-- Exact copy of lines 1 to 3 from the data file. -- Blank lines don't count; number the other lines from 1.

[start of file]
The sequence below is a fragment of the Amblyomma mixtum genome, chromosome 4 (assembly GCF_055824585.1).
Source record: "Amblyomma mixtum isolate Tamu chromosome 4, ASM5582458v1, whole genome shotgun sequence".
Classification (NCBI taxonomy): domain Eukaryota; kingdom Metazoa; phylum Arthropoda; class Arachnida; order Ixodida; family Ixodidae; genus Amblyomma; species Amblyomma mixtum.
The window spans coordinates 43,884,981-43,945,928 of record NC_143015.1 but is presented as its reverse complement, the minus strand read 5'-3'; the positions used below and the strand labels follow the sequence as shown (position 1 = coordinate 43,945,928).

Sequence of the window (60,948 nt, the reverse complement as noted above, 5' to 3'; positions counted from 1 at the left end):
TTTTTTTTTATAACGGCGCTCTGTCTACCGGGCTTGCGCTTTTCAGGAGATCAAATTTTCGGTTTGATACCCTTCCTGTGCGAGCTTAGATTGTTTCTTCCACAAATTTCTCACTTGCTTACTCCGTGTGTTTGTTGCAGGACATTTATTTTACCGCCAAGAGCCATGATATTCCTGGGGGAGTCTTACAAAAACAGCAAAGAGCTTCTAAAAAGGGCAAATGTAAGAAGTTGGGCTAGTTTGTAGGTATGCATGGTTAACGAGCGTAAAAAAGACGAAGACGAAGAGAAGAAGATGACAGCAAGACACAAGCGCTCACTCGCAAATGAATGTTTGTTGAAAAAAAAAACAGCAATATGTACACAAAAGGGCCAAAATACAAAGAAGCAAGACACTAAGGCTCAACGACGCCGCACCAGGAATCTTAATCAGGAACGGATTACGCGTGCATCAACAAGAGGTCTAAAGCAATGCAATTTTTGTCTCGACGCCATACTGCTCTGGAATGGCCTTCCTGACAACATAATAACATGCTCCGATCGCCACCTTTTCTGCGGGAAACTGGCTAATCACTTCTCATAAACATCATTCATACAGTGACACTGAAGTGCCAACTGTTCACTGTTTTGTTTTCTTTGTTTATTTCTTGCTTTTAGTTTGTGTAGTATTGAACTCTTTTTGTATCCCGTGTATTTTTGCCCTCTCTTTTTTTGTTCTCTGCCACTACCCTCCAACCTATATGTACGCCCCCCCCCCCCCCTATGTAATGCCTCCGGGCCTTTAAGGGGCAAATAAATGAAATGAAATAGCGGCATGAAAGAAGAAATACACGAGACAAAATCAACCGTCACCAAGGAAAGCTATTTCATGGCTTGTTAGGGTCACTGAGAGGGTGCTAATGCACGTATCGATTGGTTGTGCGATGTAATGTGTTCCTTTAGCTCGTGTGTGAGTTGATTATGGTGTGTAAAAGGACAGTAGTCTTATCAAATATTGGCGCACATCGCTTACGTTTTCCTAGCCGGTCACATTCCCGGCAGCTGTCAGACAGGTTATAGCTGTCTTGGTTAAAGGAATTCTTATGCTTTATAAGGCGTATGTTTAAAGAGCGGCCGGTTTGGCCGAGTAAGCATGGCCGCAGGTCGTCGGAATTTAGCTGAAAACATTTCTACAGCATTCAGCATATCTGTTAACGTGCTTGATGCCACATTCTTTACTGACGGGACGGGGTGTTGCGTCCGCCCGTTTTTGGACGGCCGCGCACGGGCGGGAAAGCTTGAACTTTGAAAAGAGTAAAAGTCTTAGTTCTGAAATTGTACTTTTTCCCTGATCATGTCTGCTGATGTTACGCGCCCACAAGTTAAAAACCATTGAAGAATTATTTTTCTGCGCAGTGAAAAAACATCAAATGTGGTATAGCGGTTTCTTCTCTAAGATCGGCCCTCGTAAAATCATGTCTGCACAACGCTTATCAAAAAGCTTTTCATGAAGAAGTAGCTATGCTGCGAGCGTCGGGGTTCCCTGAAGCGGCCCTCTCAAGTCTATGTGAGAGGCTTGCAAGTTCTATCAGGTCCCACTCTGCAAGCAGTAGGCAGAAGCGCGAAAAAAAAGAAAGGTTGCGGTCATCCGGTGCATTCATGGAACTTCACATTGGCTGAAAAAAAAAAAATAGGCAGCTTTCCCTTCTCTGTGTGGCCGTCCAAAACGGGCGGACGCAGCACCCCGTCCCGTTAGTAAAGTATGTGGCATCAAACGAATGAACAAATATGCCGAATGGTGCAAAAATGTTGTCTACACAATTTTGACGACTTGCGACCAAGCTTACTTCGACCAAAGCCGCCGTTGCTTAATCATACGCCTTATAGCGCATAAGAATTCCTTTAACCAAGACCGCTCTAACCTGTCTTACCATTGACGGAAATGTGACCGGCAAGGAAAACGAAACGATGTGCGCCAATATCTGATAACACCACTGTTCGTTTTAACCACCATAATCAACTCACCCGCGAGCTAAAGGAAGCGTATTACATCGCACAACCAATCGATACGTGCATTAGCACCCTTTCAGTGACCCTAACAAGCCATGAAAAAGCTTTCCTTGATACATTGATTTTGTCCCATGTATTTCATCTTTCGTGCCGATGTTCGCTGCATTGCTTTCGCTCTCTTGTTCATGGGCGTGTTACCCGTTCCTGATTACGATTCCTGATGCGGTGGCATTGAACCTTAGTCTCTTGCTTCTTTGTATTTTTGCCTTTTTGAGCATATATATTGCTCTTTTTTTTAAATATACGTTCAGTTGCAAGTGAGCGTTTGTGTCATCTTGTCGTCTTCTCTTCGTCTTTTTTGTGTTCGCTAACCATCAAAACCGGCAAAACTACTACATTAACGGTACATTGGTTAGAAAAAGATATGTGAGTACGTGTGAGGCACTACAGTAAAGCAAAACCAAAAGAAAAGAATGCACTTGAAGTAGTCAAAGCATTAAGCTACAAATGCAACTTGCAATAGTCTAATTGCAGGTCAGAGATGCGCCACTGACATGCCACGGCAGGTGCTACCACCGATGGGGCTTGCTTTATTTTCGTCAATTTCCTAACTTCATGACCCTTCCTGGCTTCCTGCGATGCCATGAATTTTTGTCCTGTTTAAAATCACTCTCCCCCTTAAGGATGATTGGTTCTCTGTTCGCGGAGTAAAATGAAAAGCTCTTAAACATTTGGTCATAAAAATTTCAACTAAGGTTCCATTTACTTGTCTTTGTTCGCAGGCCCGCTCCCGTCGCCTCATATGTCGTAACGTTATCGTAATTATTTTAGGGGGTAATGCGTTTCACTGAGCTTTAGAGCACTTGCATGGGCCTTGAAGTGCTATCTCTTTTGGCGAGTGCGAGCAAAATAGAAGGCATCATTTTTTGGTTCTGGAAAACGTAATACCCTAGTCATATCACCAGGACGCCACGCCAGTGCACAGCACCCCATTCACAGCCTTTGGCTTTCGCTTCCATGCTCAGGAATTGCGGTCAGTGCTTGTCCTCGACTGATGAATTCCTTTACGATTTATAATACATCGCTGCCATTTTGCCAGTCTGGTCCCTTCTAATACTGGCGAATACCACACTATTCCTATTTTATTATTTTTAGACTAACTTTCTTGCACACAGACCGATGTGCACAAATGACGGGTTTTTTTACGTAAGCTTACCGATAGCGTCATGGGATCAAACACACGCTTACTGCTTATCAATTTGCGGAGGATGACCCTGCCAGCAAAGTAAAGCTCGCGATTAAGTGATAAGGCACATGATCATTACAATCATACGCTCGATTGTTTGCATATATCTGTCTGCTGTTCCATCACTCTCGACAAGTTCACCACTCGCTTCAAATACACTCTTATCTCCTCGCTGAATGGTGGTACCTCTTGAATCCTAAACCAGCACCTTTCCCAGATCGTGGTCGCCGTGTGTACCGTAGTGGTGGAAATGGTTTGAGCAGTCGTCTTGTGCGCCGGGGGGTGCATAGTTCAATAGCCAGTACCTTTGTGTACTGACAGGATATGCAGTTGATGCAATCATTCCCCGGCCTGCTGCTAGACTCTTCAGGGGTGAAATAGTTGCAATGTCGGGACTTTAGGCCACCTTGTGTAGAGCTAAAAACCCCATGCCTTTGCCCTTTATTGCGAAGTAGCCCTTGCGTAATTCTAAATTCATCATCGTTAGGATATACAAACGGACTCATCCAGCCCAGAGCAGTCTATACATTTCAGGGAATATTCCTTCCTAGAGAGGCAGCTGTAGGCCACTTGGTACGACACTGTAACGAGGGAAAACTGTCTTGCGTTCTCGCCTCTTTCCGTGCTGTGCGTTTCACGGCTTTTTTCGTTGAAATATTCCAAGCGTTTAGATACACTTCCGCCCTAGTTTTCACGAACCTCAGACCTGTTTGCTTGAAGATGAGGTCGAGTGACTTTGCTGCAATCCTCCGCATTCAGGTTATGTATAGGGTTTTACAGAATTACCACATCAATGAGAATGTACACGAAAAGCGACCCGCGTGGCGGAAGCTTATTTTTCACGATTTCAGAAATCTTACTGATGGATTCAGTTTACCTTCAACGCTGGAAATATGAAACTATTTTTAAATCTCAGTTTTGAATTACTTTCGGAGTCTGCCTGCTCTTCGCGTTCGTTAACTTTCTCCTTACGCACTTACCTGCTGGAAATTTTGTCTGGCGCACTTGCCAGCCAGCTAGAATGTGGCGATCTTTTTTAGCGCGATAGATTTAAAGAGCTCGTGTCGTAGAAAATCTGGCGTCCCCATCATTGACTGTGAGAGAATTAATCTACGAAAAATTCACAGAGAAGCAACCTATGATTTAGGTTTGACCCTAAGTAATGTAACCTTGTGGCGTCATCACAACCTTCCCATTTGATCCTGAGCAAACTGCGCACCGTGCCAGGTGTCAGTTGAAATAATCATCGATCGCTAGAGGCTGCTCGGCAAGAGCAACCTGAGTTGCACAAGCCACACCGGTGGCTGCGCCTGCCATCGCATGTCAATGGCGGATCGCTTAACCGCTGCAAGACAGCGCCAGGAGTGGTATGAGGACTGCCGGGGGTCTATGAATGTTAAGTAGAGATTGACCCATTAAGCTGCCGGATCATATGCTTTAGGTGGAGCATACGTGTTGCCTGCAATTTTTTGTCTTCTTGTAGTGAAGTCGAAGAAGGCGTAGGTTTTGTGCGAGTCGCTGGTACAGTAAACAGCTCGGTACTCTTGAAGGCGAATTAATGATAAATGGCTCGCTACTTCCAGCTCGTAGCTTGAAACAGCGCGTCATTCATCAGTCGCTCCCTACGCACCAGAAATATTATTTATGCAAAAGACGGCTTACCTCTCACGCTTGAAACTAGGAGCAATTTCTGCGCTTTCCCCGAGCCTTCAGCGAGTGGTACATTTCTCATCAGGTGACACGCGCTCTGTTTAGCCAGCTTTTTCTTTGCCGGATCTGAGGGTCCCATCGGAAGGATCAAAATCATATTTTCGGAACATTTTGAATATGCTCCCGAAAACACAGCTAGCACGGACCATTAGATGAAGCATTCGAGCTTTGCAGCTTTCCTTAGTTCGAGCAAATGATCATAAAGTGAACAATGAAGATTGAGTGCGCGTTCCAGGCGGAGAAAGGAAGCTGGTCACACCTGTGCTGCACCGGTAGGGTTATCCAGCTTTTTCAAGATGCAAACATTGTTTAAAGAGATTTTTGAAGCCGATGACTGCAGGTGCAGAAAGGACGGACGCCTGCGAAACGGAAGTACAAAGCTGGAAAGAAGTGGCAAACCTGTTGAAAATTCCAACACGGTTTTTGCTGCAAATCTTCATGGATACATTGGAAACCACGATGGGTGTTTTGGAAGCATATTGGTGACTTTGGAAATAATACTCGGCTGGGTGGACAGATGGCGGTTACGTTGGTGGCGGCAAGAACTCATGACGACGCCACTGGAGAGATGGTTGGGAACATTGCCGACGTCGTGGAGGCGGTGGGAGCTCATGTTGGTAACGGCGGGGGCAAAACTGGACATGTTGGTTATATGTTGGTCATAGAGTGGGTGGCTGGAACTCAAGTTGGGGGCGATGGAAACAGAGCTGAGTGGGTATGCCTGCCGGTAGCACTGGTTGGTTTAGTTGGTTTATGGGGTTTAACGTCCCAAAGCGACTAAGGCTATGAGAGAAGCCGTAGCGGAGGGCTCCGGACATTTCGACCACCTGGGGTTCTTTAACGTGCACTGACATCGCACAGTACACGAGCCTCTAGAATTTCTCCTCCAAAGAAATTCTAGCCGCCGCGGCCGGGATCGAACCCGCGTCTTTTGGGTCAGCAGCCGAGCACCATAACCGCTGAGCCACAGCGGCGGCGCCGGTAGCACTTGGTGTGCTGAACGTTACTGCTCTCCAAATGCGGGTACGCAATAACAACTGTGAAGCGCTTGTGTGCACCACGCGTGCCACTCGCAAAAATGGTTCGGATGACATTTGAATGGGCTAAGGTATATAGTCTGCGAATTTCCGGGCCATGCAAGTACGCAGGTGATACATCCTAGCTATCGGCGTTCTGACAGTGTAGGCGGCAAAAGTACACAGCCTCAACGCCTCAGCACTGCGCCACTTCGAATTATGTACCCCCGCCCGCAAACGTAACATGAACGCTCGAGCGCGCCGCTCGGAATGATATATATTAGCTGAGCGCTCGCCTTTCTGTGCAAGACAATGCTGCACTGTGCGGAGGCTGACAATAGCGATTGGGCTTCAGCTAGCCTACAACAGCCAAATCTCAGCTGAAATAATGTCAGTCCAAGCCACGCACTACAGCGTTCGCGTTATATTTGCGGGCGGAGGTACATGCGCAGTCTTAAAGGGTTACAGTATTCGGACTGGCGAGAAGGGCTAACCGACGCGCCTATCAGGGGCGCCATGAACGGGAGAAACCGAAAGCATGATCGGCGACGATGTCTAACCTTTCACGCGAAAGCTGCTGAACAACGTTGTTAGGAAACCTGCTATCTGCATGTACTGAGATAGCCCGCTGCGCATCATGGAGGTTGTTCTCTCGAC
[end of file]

The sequence below is a fragment of the Amblyomma mixtum genome, chromosome 4 (assembly GCF_055824585.1).
Source record: "Amblyomma mixtum isolate Tamu chromosome 4, ASM5582458v1, whole genome shotgun sequence".
Classification (NCBI taxonomy): domain Eukaryota; kingdom Metazoa; phylum Arthropoda; class Arachnida; order Ixodida; family Ixodidae; genus Amblyomma; species Amblyomma mixtum.